“Bluets” and “The Argonauts” seem to form a pair: fragmented, nonlinear language tells a story of the birth of a child, the arc of a sexual relationship. There is a line from “The Red Parts” that seems like a precursor of this more recent mode of writing: “The diaries of the dead do not seem inviolable to me, though those of the living do.” I can imagine that being a single page in “Bluets.”

Not sure I can go with you on the progression you chart here, mostly because if you started out a poet, as I did, then all of these prose projects seem quite braided and accrued and organized to me in a way that I personally wouldn’t call fragmented. I mean, “Bluets” has the most to do with fragmentation, in that it’s explicitly interested in the fragment — both found and made — as a physical phenomenon and conceptual idea. But “The Argonauts” doesn’t share that interest — I think of the latter as more about suspended and continued anecdote than individual entries or propositions, which is the form of “Bluets.” But you’re right that the form of most interest to me while writing “The Red Parts” was that of one rushing flow marshaled into thematic chapters (which is, incidentally, similar to the form of my book “The Art of Cruelty”). That said, the discourse in “The Red Parts” on shards — be they memory shards, ash and bone shards, bullet shards, ripped pieces of clothing, and so on — is very present and important to its ruminations.

In “The Red Parts,” the narrator watches sections of the murder suspect’s “emotional diary” being projected in court. The event creates a slide show of poetic fragments. Your reaction, in the following chapter, is remarkable:

“The poet in me may have loved these little handwriting collages, but the diarist in me was appalled. Having one’s intimate musings seized by the police, chopped up into incriminating bits, then projected onto a screen for all to see and later committed to the public record is nothing short of a Kafkaesque nightmare.”

To be clear, the diarist being violated may have killed your aunt, but in this moment, you are simply a writer thinking about another writer. The switches you make between empathy and rage and critical distance in the space of a single sentence is present in so much of your prose. Do you have a way of planning these shifts in tone, these surprises, or are they organic?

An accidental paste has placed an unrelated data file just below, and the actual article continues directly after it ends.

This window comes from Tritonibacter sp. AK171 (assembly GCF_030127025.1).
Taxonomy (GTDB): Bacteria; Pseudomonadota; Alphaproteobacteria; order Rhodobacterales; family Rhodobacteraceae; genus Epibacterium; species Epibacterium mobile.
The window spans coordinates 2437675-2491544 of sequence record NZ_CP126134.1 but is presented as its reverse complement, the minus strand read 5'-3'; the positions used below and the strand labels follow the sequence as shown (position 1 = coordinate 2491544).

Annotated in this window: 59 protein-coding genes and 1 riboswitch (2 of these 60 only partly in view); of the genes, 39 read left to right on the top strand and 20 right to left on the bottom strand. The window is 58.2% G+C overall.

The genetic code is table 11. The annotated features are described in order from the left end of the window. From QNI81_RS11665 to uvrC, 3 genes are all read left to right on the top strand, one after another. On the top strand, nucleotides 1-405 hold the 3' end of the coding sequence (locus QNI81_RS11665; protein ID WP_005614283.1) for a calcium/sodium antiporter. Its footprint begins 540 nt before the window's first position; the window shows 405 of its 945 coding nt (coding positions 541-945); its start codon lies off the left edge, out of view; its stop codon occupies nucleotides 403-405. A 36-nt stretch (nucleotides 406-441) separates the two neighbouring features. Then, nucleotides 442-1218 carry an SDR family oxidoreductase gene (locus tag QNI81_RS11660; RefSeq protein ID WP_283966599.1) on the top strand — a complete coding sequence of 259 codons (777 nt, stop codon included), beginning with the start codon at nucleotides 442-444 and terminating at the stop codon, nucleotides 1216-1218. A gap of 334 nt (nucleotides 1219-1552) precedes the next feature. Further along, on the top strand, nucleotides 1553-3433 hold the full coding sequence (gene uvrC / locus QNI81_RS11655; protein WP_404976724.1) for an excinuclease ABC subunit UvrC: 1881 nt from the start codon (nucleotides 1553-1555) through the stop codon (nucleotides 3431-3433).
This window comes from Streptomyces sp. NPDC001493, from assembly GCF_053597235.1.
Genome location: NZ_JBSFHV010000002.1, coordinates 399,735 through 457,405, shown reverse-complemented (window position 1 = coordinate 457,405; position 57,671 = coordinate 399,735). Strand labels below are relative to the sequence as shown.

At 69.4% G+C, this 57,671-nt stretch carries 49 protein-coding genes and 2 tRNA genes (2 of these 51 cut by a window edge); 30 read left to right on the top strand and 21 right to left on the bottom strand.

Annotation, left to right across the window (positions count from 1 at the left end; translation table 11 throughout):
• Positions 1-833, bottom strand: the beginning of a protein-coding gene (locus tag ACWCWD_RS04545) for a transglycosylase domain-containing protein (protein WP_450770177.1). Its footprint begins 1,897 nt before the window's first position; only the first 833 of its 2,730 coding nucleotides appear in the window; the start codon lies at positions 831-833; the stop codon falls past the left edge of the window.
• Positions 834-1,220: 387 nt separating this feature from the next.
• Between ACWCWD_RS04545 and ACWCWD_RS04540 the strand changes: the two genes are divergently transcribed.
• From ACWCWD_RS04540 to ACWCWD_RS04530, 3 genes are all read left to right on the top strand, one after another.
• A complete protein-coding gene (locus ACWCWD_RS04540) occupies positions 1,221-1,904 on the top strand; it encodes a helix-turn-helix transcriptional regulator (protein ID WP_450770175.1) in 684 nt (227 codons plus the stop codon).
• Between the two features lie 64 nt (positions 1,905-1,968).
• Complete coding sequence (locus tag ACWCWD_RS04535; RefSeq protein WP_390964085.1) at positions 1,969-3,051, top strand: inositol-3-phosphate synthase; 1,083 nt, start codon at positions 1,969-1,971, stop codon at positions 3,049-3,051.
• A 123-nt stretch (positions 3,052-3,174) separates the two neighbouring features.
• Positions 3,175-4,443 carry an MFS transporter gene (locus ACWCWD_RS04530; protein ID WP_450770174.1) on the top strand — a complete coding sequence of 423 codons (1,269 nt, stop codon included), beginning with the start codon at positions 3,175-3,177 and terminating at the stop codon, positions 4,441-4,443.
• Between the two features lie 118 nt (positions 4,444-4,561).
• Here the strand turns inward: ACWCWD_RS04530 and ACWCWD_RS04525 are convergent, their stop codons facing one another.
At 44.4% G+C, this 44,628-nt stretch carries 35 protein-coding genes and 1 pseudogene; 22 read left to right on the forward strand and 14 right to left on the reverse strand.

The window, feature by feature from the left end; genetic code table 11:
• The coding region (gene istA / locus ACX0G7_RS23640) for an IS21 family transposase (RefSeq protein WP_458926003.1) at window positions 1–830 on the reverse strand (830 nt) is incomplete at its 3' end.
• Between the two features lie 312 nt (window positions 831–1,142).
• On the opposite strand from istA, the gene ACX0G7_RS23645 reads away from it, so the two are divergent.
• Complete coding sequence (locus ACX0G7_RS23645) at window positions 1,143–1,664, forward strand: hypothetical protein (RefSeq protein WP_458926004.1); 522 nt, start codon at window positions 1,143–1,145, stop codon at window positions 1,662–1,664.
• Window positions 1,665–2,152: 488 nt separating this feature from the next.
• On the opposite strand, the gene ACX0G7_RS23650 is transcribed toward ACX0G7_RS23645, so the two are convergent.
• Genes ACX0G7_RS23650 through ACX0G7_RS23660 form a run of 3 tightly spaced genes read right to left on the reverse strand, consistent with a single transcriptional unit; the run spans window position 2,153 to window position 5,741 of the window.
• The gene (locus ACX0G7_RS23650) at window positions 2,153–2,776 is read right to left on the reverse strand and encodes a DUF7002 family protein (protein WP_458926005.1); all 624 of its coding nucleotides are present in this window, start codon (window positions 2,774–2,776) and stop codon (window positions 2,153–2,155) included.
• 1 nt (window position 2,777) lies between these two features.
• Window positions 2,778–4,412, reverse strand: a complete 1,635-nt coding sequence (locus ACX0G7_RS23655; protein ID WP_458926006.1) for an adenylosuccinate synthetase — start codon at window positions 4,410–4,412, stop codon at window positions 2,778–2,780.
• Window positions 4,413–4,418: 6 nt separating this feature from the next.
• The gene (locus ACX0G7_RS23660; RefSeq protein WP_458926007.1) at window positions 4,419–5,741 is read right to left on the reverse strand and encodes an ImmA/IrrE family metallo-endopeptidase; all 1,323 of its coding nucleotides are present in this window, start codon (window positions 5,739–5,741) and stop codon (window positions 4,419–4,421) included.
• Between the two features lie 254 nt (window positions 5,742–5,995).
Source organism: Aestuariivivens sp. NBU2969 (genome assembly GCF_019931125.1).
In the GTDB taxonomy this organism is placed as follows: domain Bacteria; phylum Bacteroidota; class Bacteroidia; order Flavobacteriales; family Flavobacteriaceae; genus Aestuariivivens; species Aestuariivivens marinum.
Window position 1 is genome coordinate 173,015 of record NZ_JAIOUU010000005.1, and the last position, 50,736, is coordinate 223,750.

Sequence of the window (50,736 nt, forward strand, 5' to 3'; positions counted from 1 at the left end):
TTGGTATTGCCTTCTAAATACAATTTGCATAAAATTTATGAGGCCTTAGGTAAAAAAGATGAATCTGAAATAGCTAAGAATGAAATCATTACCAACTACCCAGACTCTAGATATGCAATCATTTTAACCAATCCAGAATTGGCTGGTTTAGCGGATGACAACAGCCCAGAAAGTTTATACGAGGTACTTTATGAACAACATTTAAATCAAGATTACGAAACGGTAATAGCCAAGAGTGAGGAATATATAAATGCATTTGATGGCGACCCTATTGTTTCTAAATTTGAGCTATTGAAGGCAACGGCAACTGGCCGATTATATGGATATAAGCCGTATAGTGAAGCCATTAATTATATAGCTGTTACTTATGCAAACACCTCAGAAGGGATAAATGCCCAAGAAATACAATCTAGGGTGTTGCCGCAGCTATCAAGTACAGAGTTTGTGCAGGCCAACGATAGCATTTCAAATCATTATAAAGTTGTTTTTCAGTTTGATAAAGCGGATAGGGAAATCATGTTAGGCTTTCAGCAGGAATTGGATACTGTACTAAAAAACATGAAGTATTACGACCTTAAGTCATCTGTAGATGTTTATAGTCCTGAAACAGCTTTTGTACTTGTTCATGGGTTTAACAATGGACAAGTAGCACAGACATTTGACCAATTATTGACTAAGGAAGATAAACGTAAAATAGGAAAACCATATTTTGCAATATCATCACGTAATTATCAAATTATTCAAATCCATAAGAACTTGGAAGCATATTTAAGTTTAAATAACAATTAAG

They’re organic, for better or worse. I’m trying to dramatize the mind — my mind — in motion more than I am analyzing what that mind’s made of. That’s why writing is so vulnerable-making (and exciting, I suppose) — whatever the content at hand, it’s really the shape and quality and rhythm of one’s attention that is eventually on display. I kind of have to ambush myself into making the work public, by not thinking too much about the nature of my habitual or possible tones.

After reading “The Red Parts” and “The Argonauts,” which I initially thought were unconnected, I went back to “Jane,” which uses parts of your aunt’s diaries. There is a discussion in “The Red Parts” of reading your late father’s legal pads. Then I remembered back you self-identifying as a “diarist.” Is there any way in which your books are less memoirs and more diaries distributed among different characters? The idea of the diary makes the collage effect in “Bluets” feel more familiar: quotes of Goethe segues into a moment where you wonder how to pronounce a word, then you remember a walk, and so on.

At the risk of seeming recalcitrant, I would probably resist the diary model as well, mostly because diaries are written in real time, whereas these books combine research, recollection, argument, and the performed present in a way that I don’t associate with diary writing, or at least not with my diary writing. “Bluets” is the only book of mine that self-consciously plays with the idea of a scrapbook, I think. I’ve heard people call some of my books “stream of consciousness,” which often strikes me as very funny, insofar as that phrase has come to be shorthand for “letting it all rush out” in a “first word = best word”-type style. Nothing could be further from my process, I assure you!!! But insofar as that phrase developed in relation to astonishing writers like Virginia Woolf and Gertrude Stein, i.e., meticulous writers who aimed to provide a written experience of certain forms of consciousness, or William James, who was interested in how the mind forms habits which can be notably disrupted, I don’t mind the phrase.

This interview has been edited for length and clarity.